Federal-State Surfing Catches a Wave of Potential Internet Scams; Over 500 Pyramid Operations Put on Notice

For Release

Four federal agencies and 70 state and local law enforcement officials from 24 states have notified operators of over 500 websites that they may be promoting illegal pyramid schemes in violation of state and federal laws.

“We’re putting scam artists on notice," said Jodie Bernstein, Director of the Federal Trade Commission’s Bureau of Consumer Protection, at a press conference where she unveiled the results of “Internet Pyramid Surf Day.” "The Internet is not going to be a new marketplace where scam artists roam free. We’ve sent the message, 'Clean up your act or close down your site.’ And we plan to follow up to see that they do," Bernstein said.

The law enforcement surveillance was coordinated by the FTC and announced during the “Fourth Annual Fall Internet World '96 Conference” in New York City. On Monday, December 9, the federal, state and local law enforcement officials surfed the Internet to locate those sites posting possible pyramid scams. Participants preserved the information found at each site for possible future law enforcement action.

Various law enforcers identified Internet sites that contained the telltale signs that they may be pyramid operations. Site operators were sent e-mail messages warning them that pyramid schemes were illegal, describing the characteristics of illegal pyramids and providing the FTC’s home page address to help entrepreneurs and consumers distinguish between illegal pyramids and legal multi-level marketing plans. The web-sites will be revisited in the future, and if evidence suggests that they are illegal operations, further actions may be taken.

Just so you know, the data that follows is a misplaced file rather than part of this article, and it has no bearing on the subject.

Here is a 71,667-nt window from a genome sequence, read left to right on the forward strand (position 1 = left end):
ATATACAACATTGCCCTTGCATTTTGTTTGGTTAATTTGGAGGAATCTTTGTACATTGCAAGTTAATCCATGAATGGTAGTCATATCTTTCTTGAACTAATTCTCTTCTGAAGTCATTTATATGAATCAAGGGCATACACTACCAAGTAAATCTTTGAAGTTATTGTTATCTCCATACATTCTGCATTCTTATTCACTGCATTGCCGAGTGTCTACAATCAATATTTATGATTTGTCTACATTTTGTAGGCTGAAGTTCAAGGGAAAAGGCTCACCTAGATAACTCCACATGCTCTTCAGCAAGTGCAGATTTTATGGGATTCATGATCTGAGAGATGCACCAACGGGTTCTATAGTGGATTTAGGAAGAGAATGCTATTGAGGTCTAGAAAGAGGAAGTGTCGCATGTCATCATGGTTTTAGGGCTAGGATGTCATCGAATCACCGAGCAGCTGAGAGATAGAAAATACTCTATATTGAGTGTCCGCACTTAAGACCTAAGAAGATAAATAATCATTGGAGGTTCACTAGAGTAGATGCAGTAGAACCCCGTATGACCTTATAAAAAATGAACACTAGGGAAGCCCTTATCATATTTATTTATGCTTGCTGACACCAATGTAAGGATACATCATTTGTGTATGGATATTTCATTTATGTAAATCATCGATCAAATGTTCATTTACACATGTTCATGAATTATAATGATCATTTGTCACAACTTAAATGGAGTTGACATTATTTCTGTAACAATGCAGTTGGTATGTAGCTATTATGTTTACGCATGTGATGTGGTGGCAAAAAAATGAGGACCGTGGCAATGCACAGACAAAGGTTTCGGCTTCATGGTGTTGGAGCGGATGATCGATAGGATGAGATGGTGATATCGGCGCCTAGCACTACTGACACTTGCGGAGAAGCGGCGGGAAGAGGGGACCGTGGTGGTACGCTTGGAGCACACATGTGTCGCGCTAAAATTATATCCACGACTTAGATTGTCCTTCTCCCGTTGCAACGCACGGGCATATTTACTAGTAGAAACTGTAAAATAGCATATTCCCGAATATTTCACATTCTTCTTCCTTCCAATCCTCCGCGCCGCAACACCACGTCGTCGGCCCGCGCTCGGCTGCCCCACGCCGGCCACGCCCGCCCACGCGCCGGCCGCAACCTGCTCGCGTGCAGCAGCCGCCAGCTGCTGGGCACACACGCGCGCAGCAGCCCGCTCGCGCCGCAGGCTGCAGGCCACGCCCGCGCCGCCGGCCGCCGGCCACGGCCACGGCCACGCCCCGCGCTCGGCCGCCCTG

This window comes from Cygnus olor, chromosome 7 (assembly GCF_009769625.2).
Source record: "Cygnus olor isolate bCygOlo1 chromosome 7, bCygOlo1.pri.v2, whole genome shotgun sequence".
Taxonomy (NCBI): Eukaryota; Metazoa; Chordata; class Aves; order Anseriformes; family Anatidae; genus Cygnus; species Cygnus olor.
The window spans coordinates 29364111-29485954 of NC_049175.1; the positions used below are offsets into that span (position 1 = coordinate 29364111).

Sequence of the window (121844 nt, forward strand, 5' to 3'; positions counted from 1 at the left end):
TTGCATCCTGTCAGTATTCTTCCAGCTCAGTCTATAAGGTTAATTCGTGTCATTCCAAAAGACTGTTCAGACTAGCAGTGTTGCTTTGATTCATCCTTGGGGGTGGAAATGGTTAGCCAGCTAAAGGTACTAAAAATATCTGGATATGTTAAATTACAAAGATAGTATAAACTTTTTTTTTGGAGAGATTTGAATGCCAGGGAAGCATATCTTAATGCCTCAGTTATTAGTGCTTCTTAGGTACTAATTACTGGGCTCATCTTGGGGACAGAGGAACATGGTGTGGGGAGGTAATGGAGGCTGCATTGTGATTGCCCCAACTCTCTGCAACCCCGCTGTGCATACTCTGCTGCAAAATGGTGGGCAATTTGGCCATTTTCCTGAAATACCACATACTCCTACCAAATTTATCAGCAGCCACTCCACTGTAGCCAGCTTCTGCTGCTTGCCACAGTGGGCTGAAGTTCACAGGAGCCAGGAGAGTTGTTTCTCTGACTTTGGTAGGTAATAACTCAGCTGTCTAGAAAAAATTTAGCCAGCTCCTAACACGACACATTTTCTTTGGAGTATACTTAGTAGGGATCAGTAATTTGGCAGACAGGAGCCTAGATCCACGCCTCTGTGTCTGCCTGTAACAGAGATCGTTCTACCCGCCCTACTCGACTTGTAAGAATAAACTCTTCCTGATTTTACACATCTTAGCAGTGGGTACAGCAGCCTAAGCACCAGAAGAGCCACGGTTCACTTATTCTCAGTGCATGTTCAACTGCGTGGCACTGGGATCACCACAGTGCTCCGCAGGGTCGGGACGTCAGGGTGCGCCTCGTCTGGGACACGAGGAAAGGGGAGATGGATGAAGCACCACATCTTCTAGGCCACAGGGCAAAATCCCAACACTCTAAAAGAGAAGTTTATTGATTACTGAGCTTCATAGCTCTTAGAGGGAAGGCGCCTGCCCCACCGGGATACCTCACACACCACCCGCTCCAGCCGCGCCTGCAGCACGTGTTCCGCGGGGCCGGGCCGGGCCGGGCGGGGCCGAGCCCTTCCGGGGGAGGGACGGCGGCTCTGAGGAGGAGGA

"In just one day, we identified over 500 web sites that make offers which may involve illegal pyramid schemes. These schemes now constitute the fastest growing type of Internet scams by some accounts," Bernstein said. "And there’s an alarming irony in this. Ten years ago, pyramid scams were all but a thing of the past. Today, we have a new marketplace, the Internet, which is hot and high-tech. And here come the pyramid scams again, as old as Methuselah, disguised in high-tech electronic garb and new-age jargon, trying to make a comeback.”

“Internet Pyramid Surf Day” was intended to complement the existing law enforcement work of the government agencies. The FTC has brought 15 cases against on- line scams in the past. The effort’s objective is to educate businesses using the Internet about the law on pyramids and deter those who are violating the law from continuing to do so.

The Securities and Exchange Commission, Federal Communications Commission, U.S. Postal Inspection Service, 20 state Attorneys General, five state securities regulators and four District Attorneys, participated in “Surf Day.”

"At SEC Enforcement, our Internet program entails aggressive surveillance, investigation and prosecution of Internet conduct that violates the federal securities laws," said John Stark, Special Counsel for Internet Projects at the SEC Enforcement Division. "We also encourage self-policing through our Enforcement Complaint Center <www.sec.gov>, and in conjunction with the Commission’s Office of Investor Education and Assistance, we emphasize education and cooperative efforts with federal, state, self-regulatory and industry organizations. Joint operations like Surf day increase the effectiveness of our Internet program to make the Internet safer for all investors."